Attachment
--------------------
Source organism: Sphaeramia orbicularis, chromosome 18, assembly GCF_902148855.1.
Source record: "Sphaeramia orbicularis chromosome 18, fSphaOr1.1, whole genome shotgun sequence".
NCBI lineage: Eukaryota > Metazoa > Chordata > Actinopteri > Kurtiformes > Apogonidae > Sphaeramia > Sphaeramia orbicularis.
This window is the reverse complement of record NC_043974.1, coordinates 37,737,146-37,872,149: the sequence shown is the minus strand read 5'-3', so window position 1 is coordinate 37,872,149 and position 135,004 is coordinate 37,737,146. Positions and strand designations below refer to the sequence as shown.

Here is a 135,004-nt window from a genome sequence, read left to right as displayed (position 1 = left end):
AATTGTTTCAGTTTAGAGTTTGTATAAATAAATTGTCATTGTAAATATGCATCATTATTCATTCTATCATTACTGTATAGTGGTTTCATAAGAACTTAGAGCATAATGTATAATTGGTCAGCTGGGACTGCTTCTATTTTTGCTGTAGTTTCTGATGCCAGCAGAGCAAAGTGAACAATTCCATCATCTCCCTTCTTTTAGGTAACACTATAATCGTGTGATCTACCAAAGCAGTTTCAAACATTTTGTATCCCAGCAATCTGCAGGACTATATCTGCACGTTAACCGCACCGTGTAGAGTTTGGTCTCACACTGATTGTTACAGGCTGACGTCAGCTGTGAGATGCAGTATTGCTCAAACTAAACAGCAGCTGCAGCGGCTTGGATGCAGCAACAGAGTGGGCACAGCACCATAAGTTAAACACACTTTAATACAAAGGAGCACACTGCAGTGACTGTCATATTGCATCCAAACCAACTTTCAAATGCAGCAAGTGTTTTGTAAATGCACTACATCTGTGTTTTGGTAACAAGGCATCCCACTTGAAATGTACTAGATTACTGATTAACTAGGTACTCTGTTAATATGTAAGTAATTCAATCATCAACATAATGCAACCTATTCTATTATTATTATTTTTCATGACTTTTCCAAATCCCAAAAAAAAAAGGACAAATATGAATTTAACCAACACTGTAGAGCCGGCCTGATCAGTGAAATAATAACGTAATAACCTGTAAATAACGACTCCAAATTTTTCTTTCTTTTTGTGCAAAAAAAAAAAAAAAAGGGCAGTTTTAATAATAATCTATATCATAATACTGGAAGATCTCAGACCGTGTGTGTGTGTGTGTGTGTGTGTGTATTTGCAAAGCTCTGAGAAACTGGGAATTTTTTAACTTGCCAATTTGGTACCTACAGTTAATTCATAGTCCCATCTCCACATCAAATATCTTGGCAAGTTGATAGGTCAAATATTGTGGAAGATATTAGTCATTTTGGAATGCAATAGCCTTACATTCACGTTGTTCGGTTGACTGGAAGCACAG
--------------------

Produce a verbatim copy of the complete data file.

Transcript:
Source organism: Sphaeramia orbicularis, chromosome 18, assembly GCF_902148855.1.
Source record: "Sphaeramia orbicularis chromosome 18, fSphaOr1.1, whole genome shotgun sequence".
NCBI lineage: Eukaryota > Metazoa > Chordata > Actinopteri > Kurtiformes > Apogonidae > Sphaeramia > Sphaeramia orbicularis.
This window is the reverse complement of record NC_043974.1, coordinates 37,737,146-37,872,149: the sequence shown is the minus strand read 5'-3', so window position 1 is coordinate 37,872,149 and position 135,004 is coordinate 37,737,146. Positions and strand designations below refer to the sequence as shown.

Here is a 135,004-nt window from a genome sequence, read left to right as displayed (position 1 = left end):
AATTGTTTCAGTTTAGAGTTTGTATAAATAAATTGTCATTGTAAATATGCATCATTATTCATTCTATCATTACTGTATAGTGGTTTCATAAGAACTTAGAGCATAATGTATAATTGGTCAGCTGGGACTGCTTCTATTTTTGCTGTAGTTTCTGATGCCAGCAGAGCAAAGTGAACAATTCCATCATCTCCCTTCTTTTAGGTAACACTATAATCGTGTGATCTACCAAAGCAGTTTCAAACATTTTGTATCCCAGCAATCTGCAGGACTATATCTGCACGTTAACCGCACCGTGTAGAGTTTGGTCTCACACTGATTGTTACAGGCTGACGTCAGCTGTGAGATGCAGTATTGCTCAAACTAAACAGCAGCTGCAGCGGCTTGGATGCAGCAACAGAGTGGGCACAGCACCATAAGTTAAACACACTTTAATACAAAGGAGCACACTGCAGTGACTGTCATATTGCATCCAAACCAACTTTCAAATGCAGCAAGTGTTTTGTAAATGCACTACATCTGTGTTTTGGTAACAAGGCATCCCACTTGAAATGTACTAGATTACTGATTAACTAGGTACTCTGTTAATATGTAAGTAATTCAATCATCAACATAATGCAACCTATTCTATTATTATTATTTTTCATGACTTTTCCAAATCCCAAAAAAAAAAGGACAAATATGAATTTAACCAACACTGTAGAGCCGGCCTGATCAGTGAAATAATAACGTAATAACCTGTAAATAACGACTCCAAATTTTTCTTTCTTTTTGTGCAAAAAAAAAAAAAAAAGGGCAGTTTTAATAATAATCTATATCATAATACTGGAAGATCTCAGACCGTGTGTGTGTGTGTGTGTGTGTGTGTATTTGCAAAGCTCTGAGAAACTGGGAATTTTTTAACTTGCCAATTTGGTACCTACAGTTAATTCATAGTCCCATCTCCACATCAAATATCTTGGCAAGTTGATAGGTCAAATATTGTGGAAGATATTAGTCATTTTGGAATGCAATAGCCTTACATTCACGTTGTTCGGTTGACTGGAAGCACAG